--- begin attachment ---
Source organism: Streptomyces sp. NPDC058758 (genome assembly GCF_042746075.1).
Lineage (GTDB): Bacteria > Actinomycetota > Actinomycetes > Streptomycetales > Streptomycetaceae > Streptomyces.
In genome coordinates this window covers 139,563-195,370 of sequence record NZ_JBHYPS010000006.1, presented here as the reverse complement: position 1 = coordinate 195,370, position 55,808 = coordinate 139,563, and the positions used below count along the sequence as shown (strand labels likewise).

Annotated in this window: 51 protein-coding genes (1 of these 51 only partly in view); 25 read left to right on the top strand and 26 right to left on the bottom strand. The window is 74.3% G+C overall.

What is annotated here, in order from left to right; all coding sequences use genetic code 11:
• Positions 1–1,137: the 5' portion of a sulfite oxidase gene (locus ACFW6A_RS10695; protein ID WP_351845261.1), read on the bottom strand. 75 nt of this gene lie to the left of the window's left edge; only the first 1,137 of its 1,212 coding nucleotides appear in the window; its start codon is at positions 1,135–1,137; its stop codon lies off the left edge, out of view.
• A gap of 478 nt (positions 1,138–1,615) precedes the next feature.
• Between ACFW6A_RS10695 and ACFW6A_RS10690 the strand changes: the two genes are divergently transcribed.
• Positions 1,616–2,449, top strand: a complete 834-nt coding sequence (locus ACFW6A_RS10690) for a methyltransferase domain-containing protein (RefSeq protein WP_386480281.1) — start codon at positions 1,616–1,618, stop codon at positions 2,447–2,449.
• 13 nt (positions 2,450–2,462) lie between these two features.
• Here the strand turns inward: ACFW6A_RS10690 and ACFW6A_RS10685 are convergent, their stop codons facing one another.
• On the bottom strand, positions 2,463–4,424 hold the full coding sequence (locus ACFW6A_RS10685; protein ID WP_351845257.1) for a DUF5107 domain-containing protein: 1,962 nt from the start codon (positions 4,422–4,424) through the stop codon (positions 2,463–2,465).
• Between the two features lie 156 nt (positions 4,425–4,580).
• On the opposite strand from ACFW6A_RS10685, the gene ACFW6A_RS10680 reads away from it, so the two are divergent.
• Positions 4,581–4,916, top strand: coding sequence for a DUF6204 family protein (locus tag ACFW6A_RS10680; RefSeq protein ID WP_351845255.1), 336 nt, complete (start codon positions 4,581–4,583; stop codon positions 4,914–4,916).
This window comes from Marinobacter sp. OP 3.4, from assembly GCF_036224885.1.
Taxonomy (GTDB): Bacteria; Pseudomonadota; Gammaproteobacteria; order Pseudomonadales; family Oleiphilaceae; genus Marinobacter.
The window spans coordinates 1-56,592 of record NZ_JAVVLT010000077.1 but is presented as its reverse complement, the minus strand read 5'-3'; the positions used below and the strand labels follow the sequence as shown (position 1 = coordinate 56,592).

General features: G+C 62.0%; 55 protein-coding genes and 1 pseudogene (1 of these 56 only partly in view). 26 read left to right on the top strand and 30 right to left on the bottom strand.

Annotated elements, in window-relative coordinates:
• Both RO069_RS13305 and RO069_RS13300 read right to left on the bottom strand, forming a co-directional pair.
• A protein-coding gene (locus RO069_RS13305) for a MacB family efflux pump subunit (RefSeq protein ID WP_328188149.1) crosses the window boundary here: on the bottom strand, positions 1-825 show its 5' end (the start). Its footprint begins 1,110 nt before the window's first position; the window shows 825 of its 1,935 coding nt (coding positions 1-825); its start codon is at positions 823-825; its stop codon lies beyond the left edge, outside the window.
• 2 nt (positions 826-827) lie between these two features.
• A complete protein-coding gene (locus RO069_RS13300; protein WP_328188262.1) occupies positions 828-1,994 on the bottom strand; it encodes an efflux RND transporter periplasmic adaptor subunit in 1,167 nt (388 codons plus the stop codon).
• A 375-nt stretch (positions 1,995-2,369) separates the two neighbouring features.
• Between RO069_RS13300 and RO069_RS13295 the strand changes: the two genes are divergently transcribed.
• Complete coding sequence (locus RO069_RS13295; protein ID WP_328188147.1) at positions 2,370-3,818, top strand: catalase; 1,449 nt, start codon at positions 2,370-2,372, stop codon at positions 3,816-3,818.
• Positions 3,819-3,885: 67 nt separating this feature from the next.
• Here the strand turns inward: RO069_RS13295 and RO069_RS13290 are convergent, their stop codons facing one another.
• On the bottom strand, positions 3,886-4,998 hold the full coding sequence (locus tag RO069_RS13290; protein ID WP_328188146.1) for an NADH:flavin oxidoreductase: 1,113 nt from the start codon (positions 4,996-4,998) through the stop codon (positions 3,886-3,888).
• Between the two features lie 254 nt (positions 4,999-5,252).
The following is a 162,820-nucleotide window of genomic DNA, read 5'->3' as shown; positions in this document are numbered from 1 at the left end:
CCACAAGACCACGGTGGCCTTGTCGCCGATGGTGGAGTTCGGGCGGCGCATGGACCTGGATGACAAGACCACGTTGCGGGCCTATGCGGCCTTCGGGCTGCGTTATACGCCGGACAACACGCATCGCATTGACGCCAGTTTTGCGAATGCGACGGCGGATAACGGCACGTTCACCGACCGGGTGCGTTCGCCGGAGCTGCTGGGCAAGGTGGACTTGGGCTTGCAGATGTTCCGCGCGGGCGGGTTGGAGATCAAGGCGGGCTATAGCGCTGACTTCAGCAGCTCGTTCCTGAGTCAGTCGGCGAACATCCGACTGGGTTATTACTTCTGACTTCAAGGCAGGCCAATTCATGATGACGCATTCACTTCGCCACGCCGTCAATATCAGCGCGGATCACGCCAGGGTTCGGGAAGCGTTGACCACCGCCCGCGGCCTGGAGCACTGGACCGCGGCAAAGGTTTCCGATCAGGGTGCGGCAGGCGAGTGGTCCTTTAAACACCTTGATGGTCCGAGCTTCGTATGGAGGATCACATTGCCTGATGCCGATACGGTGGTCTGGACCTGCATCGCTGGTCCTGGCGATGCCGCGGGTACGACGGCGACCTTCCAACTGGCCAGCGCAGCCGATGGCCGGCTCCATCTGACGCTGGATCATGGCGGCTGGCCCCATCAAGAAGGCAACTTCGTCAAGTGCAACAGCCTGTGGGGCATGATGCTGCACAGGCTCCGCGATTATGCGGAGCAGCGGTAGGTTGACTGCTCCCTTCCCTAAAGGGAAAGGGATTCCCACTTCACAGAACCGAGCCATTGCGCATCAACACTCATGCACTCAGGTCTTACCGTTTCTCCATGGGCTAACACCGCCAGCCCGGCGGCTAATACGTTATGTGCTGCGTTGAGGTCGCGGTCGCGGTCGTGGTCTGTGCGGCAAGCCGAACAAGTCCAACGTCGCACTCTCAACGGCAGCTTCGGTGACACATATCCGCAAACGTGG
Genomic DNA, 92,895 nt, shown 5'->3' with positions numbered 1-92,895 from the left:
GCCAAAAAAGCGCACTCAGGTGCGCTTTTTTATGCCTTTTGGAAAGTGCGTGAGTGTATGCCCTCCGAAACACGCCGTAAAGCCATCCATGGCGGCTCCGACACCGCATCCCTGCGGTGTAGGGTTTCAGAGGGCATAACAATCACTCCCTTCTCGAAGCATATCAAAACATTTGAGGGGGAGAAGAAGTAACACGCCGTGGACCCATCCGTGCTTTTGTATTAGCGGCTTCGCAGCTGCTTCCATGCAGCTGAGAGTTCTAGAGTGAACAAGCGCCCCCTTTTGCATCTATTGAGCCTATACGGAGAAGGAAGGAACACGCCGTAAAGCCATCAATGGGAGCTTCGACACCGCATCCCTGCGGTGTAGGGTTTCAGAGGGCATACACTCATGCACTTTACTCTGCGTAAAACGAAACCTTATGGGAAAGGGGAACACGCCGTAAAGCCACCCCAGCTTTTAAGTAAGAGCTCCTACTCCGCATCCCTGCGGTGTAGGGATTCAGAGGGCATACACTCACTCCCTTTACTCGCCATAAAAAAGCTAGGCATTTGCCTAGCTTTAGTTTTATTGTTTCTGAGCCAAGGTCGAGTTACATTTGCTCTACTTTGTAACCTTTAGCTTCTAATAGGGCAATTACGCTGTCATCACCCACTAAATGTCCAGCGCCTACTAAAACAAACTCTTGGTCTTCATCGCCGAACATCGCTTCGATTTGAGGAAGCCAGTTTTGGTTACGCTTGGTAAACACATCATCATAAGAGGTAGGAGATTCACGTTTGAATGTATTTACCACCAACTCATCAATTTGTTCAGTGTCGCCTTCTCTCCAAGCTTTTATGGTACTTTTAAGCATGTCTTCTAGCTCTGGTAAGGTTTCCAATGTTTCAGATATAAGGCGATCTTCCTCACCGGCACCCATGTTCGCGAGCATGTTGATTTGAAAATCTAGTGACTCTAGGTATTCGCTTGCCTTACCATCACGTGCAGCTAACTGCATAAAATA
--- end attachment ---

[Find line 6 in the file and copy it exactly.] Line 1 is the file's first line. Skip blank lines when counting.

• Positions 1–1,137: the 5' portion of a sulfite oxidase gene (locus ACFW6A_RS10695; protein ID WP_351845261.1), read on the bottom strand. 75 nt of this gene lie to the left of the window's left edge; only the first 1,137 of its 1,212 coding nucleotides appear in the window; its start codon is at positions 1,135–1,137; its stop codon lies off the left edge, out of view.